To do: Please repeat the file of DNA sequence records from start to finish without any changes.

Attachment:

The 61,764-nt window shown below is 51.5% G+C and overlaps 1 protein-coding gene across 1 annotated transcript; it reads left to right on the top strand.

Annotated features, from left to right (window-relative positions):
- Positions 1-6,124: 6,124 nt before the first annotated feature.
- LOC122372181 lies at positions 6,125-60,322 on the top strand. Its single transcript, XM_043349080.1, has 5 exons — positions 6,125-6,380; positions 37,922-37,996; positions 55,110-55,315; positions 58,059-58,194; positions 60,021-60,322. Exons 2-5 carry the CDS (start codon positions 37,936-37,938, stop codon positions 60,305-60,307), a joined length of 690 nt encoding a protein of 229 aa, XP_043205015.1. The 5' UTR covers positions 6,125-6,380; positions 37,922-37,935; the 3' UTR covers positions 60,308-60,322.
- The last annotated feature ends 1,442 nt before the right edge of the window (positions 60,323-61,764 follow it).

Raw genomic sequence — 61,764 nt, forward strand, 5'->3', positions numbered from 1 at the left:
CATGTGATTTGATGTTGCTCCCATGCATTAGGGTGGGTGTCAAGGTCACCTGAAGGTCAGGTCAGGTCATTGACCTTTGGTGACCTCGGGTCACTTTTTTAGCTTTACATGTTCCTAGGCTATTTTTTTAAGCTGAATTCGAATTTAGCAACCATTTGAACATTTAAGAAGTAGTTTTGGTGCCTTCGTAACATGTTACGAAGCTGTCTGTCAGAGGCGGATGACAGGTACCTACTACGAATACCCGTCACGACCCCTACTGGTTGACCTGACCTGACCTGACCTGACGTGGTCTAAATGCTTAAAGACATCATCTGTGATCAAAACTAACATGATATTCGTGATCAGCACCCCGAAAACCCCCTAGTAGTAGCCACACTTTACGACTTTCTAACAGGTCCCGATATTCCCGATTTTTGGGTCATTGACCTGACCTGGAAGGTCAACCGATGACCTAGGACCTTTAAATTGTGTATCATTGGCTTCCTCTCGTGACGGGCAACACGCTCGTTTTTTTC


The 61,764-nt window shown below is 51.5% G+C and overlaps 1 protein-coding gene across 1 annotated transcript; it reads left to right on the top strand.

Annotated features, from left to right (window-relative positions):
- Positions 1-6,124: 6,124 nt before the first annotated feature.
- LOC122372181 lies at positions 6,125-60,322 on the top strand. Its single transcript, XM_043349080.1, has 5 exons — positions 6,125-6,380; positions 37,922-37,996; positions 55,110-55,315; positions 58,059-58,194; positions 60,021-60,322. Exons 2-5 carry the CDS (start codon positions 37,936-37,938, stop codon positions 60,305-60,307), a joined length of 690 nt encoding a protein of 229 aa, XP_043205015.1. The 5' UTR covers positions 6,125-6,380; positions 37,922-37,935; the 3' UTR covers positions 60,308-60,322.
- The last annotated feature ends 1,442 nt before the right edge of the window (positions 60,323-61,764 follow it).

Raw genomic sequence — 61,764 nt, forward strand, 5'->3', positions numbered from 1 at the left:
CATGTGATTTGATGTTGCTCCCATGCATTAGGGTGGGTGTCAAGGTCACCTGAAGGTCAGGTCAGGTCATTGACCTTTGGTGACCTCGGGTCACTTTTTTAGCTTTACATGTTCCTAGGCTATTTTTTTAAGCTGAATTCGAATTTAGCAACCATTTGAACATTTAAGAAGTAGTTTTGGTGCCTTCGTAACATGTTACGAAGCTGTCTGTCAGAGGCGGATGACAGGTACCTACTACGAATACCCGTCACGACCCCTACTGGTTGACCTGACCTGACCTGACCTGACGTGGTCTAAATGCTTAAAGACATCATCTGTGATCAAAACTAACATGATATTCGTGATCAGCACCCCGAAAACCCCCTAGTAGTAGCCACACTTTACGACTTTCTAACAGGTCCCGATATTCCCGATTTTTGGGTCATTGACCTGACCTGGAAGGTCAACCGATGACCTAGGACCTTTAAATTGTGTATCATTGGCTTCCTCTCGTGACGGGCAACACGCTCGTTTTTTTC